We are now focusing on the core value of Customer-driven Excellence
. Contrary to the belief of many, an organization’s performance, quality, responsiveness, etc., are judged by customers (current, potential, and lost). Let’s parse the core value. First, although an… Continue
Added by Henry Burdg on August 10, 2009 at 5:25pm —
As I travel around the country representing the Auburn Technical Assistance Center
, many people know about the Lean workplace organization tool called 5S
. Unfortunately, many seem confused about the true purpose of using Sort, Set in Order, Shine, Standardize, and Sustain.
Lean implementatons frequently begin with… Continue
Added by David Hicks on August 8, 2009 at 8:00am —
Core Values for High Performance – Visionary Leadership.
Ok where do you start? I think you start with visionary leadership and the responsibility and accountability rests squarely on the backs of the organization’s senior leaders (the CEO and his/her direct reports). Let’s parse the core value. First, there is a sense of vision and to me that translates into a focus on the future (way out there) but without a disconnect from short-term operations and the near- and longer-term… Continue
Added by Henry Burdg on August 7, 2009 at 2:00pm —
This is the enhanced PDCA process Toyota is adopting through the organization - After Toyota's Global Learning Center surveyed the various problem solving courses throughout the company, it shockingly found there were 17 versions. Thus, Toyota developed and is standardizing on the eight step Toyota Business Process - which is being uniquely rolled out in both a top down and bottom up approach - More details on the TBP upcoming
Added by Hank Czarnecki on August 6, 2009 at 7:57pm —
We have all had a sense about a person, group, family, or organization in how they approach life, how they interact with other people, how workers are treated within a business or how an organization engages its customers (or not). Many term this a person's attitude, or makeup, or in an organization, its culture or values. I would contend that it is the responsibility of senior leaders to set core values and use those to guide and sustain the organization over time.
Core values being… Continue
Added by Henry Burdg on August 6, 2009 at 1:40pm —
I have the privilege of working with the most talented team of professionals that are dedicated to helping managers improve their organizations. Having served as ATAC center director for the past 26 years we have never been better positioned to assist various industries with a portfolio of improvement tools, training and programs.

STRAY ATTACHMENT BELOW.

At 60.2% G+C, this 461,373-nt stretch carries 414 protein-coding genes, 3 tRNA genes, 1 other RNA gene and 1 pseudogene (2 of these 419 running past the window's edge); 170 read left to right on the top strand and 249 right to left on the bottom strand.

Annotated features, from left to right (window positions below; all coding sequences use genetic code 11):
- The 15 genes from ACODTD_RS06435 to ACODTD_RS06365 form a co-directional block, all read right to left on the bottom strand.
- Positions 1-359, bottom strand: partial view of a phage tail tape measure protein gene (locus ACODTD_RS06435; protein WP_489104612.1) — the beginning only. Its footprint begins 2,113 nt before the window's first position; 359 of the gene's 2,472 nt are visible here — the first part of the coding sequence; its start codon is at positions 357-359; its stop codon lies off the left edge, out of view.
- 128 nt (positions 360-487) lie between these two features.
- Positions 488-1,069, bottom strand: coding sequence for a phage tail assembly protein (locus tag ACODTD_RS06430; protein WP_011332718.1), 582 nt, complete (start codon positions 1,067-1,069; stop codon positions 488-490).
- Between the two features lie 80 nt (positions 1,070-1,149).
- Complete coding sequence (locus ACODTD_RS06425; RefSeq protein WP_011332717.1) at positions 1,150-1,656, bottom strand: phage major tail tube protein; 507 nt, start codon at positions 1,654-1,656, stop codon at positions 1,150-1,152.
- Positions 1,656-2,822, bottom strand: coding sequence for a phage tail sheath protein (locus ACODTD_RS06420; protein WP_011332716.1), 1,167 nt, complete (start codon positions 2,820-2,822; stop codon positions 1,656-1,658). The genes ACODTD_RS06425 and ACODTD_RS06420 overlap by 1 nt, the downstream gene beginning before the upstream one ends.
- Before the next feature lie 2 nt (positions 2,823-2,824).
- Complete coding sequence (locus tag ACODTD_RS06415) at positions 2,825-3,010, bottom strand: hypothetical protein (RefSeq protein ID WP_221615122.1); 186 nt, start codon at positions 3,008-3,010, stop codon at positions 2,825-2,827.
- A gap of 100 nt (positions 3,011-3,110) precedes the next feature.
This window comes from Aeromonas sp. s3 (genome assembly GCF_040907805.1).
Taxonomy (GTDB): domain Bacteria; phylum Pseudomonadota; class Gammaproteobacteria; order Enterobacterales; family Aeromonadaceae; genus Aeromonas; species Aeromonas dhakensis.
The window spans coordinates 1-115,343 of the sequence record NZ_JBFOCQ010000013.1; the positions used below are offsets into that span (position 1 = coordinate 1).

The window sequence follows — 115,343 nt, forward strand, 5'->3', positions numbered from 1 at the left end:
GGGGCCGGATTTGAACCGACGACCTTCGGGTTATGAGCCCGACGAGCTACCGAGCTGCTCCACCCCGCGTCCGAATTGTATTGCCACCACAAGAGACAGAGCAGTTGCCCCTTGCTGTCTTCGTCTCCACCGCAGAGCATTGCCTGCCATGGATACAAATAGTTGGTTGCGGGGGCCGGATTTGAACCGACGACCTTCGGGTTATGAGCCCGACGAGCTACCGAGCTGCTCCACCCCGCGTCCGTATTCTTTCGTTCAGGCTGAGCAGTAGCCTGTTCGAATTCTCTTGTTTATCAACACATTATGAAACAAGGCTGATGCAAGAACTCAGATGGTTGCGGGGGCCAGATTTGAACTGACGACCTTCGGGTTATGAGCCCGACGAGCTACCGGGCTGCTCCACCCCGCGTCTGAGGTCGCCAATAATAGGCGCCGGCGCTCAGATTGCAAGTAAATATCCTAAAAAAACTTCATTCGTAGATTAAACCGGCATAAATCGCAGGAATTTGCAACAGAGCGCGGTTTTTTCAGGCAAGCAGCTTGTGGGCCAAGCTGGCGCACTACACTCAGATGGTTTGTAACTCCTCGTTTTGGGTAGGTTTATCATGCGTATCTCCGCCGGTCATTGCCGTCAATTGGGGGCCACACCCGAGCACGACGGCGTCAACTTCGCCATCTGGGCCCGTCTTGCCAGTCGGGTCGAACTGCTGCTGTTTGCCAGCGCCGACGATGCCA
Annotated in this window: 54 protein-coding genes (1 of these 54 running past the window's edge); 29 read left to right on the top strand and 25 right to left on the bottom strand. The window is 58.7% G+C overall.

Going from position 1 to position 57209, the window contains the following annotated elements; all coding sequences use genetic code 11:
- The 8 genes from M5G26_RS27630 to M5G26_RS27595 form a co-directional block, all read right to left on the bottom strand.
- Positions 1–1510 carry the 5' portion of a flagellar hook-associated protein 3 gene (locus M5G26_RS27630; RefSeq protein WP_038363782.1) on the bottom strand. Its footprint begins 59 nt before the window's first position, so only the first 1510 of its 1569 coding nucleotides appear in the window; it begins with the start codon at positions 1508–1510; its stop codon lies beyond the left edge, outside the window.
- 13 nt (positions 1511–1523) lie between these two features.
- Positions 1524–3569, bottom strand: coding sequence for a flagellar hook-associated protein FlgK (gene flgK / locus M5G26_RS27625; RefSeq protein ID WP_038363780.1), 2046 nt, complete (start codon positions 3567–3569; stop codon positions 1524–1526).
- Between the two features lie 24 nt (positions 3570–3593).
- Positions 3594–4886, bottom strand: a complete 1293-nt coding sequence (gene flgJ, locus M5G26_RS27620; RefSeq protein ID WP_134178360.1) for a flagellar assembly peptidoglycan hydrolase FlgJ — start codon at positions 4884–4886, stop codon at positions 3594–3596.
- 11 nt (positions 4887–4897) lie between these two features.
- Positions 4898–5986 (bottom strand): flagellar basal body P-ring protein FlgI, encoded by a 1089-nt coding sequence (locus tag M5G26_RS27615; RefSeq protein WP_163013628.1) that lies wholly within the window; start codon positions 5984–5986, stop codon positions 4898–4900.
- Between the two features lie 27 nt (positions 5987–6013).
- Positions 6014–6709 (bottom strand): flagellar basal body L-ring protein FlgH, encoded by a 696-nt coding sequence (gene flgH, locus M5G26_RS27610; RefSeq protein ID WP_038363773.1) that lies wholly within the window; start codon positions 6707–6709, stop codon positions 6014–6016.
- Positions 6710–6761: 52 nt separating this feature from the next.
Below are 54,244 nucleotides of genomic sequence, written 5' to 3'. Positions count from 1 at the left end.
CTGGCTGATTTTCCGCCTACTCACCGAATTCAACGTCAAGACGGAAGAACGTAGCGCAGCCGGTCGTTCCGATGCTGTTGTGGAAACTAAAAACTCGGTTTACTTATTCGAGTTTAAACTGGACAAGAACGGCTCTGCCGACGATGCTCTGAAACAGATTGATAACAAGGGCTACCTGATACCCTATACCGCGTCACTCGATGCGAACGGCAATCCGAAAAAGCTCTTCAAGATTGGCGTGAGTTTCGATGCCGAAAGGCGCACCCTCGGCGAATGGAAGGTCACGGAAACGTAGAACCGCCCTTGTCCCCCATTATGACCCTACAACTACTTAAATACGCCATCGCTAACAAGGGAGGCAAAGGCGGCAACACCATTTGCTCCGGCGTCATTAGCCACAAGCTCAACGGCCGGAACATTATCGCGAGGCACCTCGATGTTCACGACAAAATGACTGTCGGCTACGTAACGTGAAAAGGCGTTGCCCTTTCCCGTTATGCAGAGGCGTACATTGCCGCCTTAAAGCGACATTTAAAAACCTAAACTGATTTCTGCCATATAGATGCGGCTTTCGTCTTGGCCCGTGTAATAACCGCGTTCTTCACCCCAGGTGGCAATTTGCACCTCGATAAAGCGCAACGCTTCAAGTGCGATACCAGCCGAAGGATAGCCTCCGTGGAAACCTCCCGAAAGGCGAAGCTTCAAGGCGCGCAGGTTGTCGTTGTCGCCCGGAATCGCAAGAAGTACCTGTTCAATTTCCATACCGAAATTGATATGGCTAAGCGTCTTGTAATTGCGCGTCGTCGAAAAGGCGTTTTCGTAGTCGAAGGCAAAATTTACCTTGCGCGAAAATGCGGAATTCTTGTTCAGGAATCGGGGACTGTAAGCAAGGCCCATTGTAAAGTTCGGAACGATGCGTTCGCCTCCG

Added by Henry Burdg on August 3, 2009 at 10:17am —
David Mixson serves as a Management Scientist and assists businesses with innovation facilitation, screening, strategy, planning and tactics. David is a certified Eureka Growth Coach through Doug Hall's Eureka Ranch. As a Professional Certified Marketer, he provides corporate marketing leadership and support to the Alabama Technology Network and supports Auburn's EDA University Center Program. David holds a Bachelor's of Science degree in Management and a Master of Business Administration… Continue
Added by David Mixson on August 3, 2009 at 10:00am —
I'm David Hicks, a Lean Specialist at the Auburn Technical Assistance Center. We provide technical assistance to industries both in Alabama and across the world.
My career began in the automotive industry, first as an auto mechanic, then as an engineer. Later, I worked in the metals industry, managing a couple of copper tubing fabrication plants.
Since 2005 I have worked for Auburn, working with hundreds of companies to implement lean manufacturing. What a great… Continue
Added by David Hicks on August 3, 2009 at 10:00am —
Capitalize on your investment in Lean using TWI
You have invested in Lean training for your employees. You have undertaken serious efforts to implement continuous improvement within your organization. Training Within Industry (TWI) is the next link in creating and sustaining a Lean Enterprise. This four-component program is the ideal process for training people within your industry who are Continue
responsible for training others in job skills, monitoring and…
Added by Auburn Works on August 2, 2009 at 8:42pm —